When a pipeline carrying gasoline exploded near a city park in Bellingham, Wash., earlier this summer, it fanned the flames of a battle over a new pipeline proposed for the state. Two 10-year-old boys and an 18-year-old fisherman died when the explosion ripped along Whatcom Creek, scorching 1.5 miles of riverbank and setting one home afire.
investigators are still learning exactly what caused the
277,000-gallon fuel leak that led to the explosion, the Olympic
Pipe Line Co. of Renton, Wash., announced in July that it was
withdrawing its plan to construct a 237-mile long pipeline across
Washington state (HCN, 6/21/99).
Cascade Pipeline would have sent fuel from Puget Sound to the city
of Pasco in eastern Washington, supplementing the fleet of Columbia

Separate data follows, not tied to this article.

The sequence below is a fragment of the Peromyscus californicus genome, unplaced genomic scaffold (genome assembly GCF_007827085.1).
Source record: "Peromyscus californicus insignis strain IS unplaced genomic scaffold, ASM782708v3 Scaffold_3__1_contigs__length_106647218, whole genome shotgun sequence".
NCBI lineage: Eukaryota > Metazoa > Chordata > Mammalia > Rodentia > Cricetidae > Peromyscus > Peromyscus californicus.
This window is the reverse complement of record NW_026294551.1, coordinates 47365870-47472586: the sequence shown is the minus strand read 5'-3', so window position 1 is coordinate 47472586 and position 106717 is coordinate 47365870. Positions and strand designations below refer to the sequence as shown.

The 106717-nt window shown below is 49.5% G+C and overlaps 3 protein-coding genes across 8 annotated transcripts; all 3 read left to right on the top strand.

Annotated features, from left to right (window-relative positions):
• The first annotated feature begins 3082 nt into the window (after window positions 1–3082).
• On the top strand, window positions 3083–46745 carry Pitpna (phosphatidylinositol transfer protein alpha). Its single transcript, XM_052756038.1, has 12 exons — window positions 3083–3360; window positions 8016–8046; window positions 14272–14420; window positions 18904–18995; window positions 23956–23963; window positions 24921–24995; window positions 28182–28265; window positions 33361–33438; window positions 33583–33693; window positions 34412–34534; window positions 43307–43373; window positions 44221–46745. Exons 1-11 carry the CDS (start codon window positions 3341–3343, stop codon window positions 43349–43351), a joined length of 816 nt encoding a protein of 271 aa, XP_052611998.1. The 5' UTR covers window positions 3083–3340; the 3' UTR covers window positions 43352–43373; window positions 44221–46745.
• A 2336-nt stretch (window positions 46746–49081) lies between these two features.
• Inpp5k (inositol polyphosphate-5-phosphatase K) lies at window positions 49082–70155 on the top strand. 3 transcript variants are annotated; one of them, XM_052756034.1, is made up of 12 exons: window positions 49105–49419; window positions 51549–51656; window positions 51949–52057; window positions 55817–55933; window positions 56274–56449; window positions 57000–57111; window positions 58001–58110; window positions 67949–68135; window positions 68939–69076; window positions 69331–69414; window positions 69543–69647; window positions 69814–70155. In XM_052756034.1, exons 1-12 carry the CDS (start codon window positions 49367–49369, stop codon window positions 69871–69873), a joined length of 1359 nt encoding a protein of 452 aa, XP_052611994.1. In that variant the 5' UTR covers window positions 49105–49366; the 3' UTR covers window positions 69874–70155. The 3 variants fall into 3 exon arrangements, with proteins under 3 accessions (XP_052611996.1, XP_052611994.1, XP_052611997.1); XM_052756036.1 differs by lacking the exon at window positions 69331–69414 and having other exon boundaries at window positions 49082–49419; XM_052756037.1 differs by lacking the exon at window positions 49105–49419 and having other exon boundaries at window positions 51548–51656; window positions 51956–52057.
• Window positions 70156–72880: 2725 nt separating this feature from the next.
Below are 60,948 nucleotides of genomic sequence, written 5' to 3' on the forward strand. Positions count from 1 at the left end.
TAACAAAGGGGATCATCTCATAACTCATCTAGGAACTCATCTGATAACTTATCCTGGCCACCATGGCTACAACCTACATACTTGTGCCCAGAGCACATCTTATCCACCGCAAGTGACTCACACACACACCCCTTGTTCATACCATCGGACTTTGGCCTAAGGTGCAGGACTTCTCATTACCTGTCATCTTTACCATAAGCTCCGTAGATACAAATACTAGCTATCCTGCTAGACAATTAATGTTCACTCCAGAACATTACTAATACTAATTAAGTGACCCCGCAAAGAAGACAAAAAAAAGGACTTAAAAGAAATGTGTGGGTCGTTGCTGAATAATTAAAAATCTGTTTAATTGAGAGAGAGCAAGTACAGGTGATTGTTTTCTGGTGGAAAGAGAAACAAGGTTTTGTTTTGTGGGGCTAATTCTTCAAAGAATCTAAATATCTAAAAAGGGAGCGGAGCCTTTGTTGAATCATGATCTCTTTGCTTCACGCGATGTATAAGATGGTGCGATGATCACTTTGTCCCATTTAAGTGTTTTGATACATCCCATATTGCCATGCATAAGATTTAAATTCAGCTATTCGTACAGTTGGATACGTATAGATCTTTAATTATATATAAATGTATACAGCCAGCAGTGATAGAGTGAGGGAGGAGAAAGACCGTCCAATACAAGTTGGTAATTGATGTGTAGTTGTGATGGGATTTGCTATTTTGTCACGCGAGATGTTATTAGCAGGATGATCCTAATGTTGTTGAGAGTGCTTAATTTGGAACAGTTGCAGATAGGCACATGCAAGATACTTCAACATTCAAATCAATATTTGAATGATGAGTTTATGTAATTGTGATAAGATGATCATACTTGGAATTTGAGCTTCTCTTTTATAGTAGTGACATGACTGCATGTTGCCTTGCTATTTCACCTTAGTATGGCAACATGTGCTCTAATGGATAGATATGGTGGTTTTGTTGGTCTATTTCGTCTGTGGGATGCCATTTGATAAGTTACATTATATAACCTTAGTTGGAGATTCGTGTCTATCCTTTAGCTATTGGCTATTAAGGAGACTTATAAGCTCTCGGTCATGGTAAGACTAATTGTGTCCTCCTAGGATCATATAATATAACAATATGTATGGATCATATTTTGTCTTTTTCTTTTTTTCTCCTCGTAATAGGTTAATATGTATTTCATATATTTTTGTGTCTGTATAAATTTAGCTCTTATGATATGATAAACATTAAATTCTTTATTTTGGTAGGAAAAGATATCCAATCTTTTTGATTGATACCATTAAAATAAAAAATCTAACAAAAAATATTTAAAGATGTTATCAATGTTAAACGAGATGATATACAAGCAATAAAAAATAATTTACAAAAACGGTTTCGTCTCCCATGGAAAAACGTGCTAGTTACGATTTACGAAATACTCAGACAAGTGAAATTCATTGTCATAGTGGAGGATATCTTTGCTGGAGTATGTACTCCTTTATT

River barges that ferry fuel into the inland Northwest. In the
months prior to the explosion, pipeline critics had rallied to stop
the Olympic Pipe Line Co., which planned to route the line over
Snoqualmie Pass, through three state parks and North Bend,
Because the pipeline proposal may return,
Susan Harper, an activist with the Cascade Columbia Alliance in
Seattle, says her group, organized to fight the pipeline, is
working with the National Pipeline Reform Coalition to lobby the
federal Office of Pipeline Safety to enact strict safety rules
"They're so closely in bed with the
industry," Harper says of the pipeline safety office, "that the
industry is almost self-regulating."
of Pipeline Safety defends its record. Says spokeswoman Patricia
Klinger: "We are doing the best job that we can."
- Dustin Solberg